Tale of the Tape: Michigan
After dissecting this week’s film with coach like a high school biology student dissecting a dead wolverine, it became clear that the option game and pressure on defense pushed Nebraska over the edge in this one. Then again, anyone who watched the game could see that to a certain extent. What’s becoming clear as Tommy Armstrong gets more comfortable is how large of an added dimension the option game adds with him under center.
“We’ve always practiced it. We’ve always had it here,” Tim Beck said of the option. “It’s just, it’s got to be the right guy that’s used to doing it.”
Armstrong’s moves bolster that option game enough that it requires so much extra practice to prepare for that most defenses don’t have the time to rep, Coach said. The chipping-away effect the option game has feasts on undisciplined defenses like you’ll see a couple times in today’s film study.
FIRST QUARTER – 10:10 – Armstrong option pitch to Abdullah for 18 yards (YT 0:14:43)
On third down early in the game, we find one of the best examples of unsound defense yielding a big play to the option pitch. Simply put, Coach said, it comes down to the Huskers having two blockers for two defenders. Michigan’s only chance is for linebacker Cameron Gordon (No. 4) to slow play the quarterback and react, rather than attacking; the Wolverines don’t have a player on the pitch to Abdullah.
That’s asking an awful lot of a defender, especially one who isn’t practicing against the option on a weekly basis. “You’ve got to be awfully good and you’ve got to be doing it all the time,” Coach said. “You don’t predicate your defense on that.”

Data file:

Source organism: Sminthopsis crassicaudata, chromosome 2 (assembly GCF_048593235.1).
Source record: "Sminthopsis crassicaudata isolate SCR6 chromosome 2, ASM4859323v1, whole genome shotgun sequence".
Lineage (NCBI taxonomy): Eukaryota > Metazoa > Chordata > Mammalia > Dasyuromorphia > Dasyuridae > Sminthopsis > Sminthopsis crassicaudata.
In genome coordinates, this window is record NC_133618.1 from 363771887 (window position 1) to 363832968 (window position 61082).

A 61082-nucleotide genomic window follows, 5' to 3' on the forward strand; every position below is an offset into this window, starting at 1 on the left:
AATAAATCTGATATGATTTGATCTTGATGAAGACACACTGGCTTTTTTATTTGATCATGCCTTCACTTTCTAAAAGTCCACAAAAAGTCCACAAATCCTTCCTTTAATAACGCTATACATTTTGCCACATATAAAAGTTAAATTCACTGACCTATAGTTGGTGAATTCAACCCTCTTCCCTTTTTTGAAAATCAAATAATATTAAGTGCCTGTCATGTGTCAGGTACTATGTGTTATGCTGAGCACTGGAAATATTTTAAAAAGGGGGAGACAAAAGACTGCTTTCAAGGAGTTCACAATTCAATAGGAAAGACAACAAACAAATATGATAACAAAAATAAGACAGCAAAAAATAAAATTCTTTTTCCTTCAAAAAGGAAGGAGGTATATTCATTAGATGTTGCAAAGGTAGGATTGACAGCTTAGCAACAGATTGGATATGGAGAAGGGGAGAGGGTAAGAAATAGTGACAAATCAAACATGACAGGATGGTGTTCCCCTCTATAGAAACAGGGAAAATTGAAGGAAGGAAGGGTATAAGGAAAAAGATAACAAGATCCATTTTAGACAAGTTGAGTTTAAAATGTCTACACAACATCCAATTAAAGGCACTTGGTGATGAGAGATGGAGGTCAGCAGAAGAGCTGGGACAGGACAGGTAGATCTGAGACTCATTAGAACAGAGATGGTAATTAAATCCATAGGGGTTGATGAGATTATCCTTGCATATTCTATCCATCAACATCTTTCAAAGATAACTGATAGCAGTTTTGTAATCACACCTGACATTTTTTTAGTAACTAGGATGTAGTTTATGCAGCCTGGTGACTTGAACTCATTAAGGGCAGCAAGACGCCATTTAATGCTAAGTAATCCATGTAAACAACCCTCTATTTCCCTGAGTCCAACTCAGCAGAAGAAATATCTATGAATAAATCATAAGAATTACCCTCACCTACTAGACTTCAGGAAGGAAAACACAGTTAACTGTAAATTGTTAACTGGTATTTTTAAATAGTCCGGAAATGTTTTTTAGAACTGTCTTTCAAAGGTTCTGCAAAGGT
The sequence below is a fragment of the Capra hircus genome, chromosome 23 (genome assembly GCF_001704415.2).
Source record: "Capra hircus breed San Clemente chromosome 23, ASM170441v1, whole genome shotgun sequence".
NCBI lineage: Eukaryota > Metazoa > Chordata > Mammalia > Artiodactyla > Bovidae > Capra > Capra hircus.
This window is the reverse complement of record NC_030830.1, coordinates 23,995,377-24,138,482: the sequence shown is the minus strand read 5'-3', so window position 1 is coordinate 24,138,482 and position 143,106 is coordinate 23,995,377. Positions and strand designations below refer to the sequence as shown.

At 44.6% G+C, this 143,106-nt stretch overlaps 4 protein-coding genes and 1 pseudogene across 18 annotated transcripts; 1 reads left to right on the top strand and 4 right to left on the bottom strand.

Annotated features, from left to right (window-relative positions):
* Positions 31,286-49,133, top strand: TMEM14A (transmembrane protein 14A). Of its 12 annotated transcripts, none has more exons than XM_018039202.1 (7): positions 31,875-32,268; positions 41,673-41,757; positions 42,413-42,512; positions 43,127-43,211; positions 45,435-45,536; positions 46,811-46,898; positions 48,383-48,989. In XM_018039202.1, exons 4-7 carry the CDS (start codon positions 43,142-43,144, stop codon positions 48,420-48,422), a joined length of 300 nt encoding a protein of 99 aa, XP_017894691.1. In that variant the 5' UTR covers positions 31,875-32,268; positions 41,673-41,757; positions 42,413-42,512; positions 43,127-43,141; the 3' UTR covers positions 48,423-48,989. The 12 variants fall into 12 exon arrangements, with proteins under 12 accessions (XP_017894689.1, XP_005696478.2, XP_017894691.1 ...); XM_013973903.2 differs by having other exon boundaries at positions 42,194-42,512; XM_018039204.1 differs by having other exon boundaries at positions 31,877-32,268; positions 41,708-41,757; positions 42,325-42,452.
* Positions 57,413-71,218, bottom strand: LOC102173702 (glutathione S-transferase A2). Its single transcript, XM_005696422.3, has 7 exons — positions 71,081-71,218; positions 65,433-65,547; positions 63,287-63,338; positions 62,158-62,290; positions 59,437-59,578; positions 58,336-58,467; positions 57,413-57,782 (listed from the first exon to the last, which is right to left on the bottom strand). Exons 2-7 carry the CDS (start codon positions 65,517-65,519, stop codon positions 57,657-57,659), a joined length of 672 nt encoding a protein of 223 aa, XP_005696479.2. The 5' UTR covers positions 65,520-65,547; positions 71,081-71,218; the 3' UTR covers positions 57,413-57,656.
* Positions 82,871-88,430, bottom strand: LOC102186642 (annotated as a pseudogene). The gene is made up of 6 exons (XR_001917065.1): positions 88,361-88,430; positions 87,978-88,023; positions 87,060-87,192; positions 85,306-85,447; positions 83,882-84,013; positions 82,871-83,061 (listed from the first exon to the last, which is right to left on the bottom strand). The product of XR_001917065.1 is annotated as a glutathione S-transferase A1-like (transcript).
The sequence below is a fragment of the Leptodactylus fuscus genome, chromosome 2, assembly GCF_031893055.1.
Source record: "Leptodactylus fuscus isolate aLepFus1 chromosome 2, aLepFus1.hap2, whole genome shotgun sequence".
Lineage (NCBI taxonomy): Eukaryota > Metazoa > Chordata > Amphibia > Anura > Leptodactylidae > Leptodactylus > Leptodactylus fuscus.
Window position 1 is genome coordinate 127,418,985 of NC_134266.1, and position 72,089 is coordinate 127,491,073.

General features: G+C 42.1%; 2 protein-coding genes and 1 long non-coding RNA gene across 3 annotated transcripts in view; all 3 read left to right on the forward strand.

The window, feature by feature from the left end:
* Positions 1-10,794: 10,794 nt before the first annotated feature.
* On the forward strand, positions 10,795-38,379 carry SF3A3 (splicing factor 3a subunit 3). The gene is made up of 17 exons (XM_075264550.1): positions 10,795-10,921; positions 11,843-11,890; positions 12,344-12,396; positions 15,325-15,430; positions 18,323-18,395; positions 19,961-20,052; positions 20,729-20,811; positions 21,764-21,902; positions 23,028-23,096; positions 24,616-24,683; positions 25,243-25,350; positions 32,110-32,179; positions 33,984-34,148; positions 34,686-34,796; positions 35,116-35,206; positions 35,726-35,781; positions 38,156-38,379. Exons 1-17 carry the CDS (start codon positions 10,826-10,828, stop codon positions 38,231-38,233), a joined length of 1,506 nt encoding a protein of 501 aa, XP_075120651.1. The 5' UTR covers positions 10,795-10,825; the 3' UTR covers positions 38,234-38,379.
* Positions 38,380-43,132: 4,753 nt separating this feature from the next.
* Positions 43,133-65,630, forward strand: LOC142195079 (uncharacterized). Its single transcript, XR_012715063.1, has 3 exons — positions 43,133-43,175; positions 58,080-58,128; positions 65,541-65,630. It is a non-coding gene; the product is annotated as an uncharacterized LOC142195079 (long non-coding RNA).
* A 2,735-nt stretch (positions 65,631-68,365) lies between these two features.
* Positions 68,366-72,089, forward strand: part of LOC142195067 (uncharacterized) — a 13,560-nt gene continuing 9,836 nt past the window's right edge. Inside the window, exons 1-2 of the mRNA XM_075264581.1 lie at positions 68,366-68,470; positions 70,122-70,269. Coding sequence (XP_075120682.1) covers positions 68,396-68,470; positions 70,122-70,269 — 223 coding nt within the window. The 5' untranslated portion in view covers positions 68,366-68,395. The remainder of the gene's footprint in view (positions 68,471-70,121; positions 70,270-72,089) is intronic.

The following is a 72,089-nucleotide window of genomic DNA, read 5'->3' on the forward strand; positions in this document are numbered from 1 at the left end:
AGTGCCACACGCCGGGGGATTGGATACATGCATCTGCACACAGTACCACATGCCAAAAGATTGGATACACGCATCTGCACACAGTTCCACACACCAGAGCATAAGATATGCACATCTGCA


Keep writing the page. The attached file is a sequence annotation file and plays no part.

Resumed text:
Armstrong’s pitch to Abdullah is well-timed and the play is so well blocked, you can see that Brent Qvale can’t even find defender to block nearly 15 yards upfield.
FOURTH QUARTER – 10:50 – Randy Gregory sacks Devin Garder for minus-8 yards. (YT 1:47:55)
If you’re willing to rewind back to the play before Gregory’s sack, you’ll get the full two-play microcosm of Gregory’s night. On second-and-7, Gregory abstains from taking the fullback in the flat and forces a throw from Gardner, which is picked up by Ciante Evans for a one-yard loss. That’s the savvy of Gregory.
On our chosen play, you’ll see his motor. Gregory’s in his favorite two-point stance as a rush linebacker. Coach jokes that linebackers coach Ross Els doesn’t get enough credit for the success of Gregory; he’s at his best off the line of scrimmage.
Watching the play, you almost get the sense that Gregory expects at least some resistance from Michigan, as the right tackle allows Gregory through without any thing more than a couple hand slaps. Poor Fitz Toussaint is left to block Gregory by himself; a battle that he’s doomed to lose from the beginning. Gregory actually overruns the play as Gardner slips through his first attempt, but Gregory pivots and turns back in one step to finish the sack.
FOURTH QUARTER – 2:08 – Game-winning option pass to Abdullah (YT 2:02:36)
The first thing Coach points out is the fact that Michigan had players in position to defend the option here. The crux of the play comes down to a subtle miss by Wolverines defensive end Frank Clark, who otherwise played the option excellently.
Watch Huskers left tackle Brent Qvale (76) closely when you watch the play the first run through. It may take a couple of plays to see it, but he makes a lateral step inside, leaving the end Clark unblocked. The crack that blew this play wide open was Clark failing to chip block Qvale, which would have delayed his inside move a by a fraction of a second, throwing off the timing for Nebraska.
Remember what Coach said about having a player in position? That’s linebacker James Ross, No. 15. Qvale steps upfield uninhibited however, allowing the Nebraska tackle to seal Ross on the edge and leave Clark responsible for the quarterback and the pitch. Clark actually slow plays the quarterback and leverages him well, but Nebraska had already set the edge nearly to perfection. Abdullah takes the pitch, and makes it all the way into the end zone thanks to a finishing seal block by Alonzo Moore downfield.
“When you can seal that linebacker, it’s two against one,” Coach said. “The rush end; he’s got to be a tremendous player. His best way to do it would have been to slow play it even more than what he did.”